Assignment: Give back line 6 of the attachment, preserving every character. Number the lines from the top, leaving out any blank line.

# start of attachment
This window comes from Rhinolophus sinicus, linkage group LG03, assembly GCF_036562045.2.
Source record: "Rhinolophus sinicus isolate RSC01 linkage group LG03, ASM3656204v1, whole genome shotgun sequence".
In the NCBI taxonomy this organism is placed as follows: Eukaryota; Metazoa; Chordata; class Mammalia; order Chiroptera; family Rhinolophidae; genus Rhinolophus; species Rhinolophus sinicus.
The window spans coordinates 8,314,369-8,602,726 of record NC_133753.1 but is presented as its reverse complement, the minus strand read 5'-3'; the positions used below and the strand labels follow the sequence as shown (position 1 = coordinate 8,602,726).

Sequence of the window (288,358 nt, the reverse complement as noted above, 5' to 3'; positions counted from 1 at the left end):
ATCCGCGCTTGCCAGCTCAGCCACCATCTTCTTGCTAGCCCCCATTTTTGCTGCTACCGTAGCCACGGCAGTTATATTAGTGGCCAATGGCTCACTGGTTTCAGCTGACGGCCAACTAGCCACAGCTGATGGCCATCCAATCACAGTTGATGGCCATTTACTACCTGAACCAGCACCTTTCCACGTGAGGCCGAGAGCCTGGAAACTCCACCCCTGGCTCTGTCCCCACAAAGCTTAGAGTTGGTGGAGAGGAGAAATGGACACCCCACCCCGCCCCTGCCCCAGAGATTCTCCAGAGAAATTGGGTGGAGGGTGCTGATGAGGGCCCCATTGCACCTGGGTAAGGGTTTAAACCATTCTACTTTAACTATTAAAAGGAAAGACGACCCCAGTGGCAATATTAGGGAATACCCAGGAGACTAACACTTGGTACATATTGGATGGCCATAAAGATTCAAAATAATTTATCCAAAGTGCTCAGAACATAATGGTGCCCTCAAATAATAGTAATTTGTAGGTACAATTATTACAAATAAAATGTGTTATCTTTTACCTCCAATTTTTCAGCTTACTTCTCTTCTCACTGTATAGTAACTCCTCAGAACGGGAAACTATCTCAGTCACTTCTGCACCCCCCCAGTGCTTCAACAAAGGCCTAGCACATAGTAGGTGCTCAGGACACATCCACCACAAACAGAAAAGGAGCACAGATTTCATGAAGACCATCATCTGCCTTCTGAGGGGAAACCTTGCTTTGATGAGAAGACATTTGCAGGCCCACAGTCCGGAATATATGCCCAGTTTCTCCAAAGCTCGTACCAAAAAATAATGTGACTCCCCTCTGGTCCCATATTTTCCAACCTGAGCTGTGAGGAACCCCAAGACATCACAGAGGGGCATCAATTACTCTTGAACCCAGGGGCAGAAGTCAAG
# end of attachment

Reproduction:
ATCCGCGCTTGCCAGCTCAGCCACCATCTTCTTGCTAGCCCCCATTTTTGCTGCTACCGTAGCCACGGCAGTTATATTAGTGGCCAATGGCTCACTGGTTTCAGCTGACGGCCAACTAGCCACAGCTGATGGCCATCCAATCACAGTTGATGGCCATTTACTACCTGAACCAGCACCTTTCCACGTGAGGCCGAGAGCCTGGAAACTCCACCCCTGGCTCTGTCCCCACAAAGCTTAGAGTTGGTGGAGAGGAGAAATGGACACCCCACCCCGCCCCTGCCCCAGAGATTCTCCAGAGAAATTGGGTGGAGGGTGCTGATGAGGGCCCCATTGCACCTGGGTAAGGGTTTAAACCATTCTACTTTAACTATTAAAAGGAAAGACGACCCCAGTGGCAATATTAGGGAATACCCAGGAGACTAACACTTGGTACATATTGGATGGCCATAAAGATTCAAAATAATTTATCCAAAGTGCTCAGAACATAATGGTGCCCTCAAATAATAGTAATTTGTAGGTACAATTATTACAAATAAAATGTGTTATCTTTTACCTCCAATTTTTCAGCTTACTTCTCTTCTCACTGTATAGTAACTCCTCAGAACGGGAAACTATCTCAGTCACTTCTGCACCCCCCCAGTGCTTCAACAAAGGCCTAGCACATAGTAGGTGCTCAGGACACATCCACCACAAACAGAAAAGGAGCACAGATTTCATGAAGACCATCATCTGCCTTCTGAGGGGAAACCTTGCTTTGATGAGAAGACATTTGCAGGCCCACAGTCCGGAATATATGCCCAGTTTCTCCAAAGCTCGTACCAAAAAATAATGTGACTCCCCTCTGGTCCCATATTTTCCAACCTGAGCTGTGAGGAACCCCAAGACATCACAGAGGGGCATCAATTACTCTTGAACCCAGGGGCAGAAGTCAAG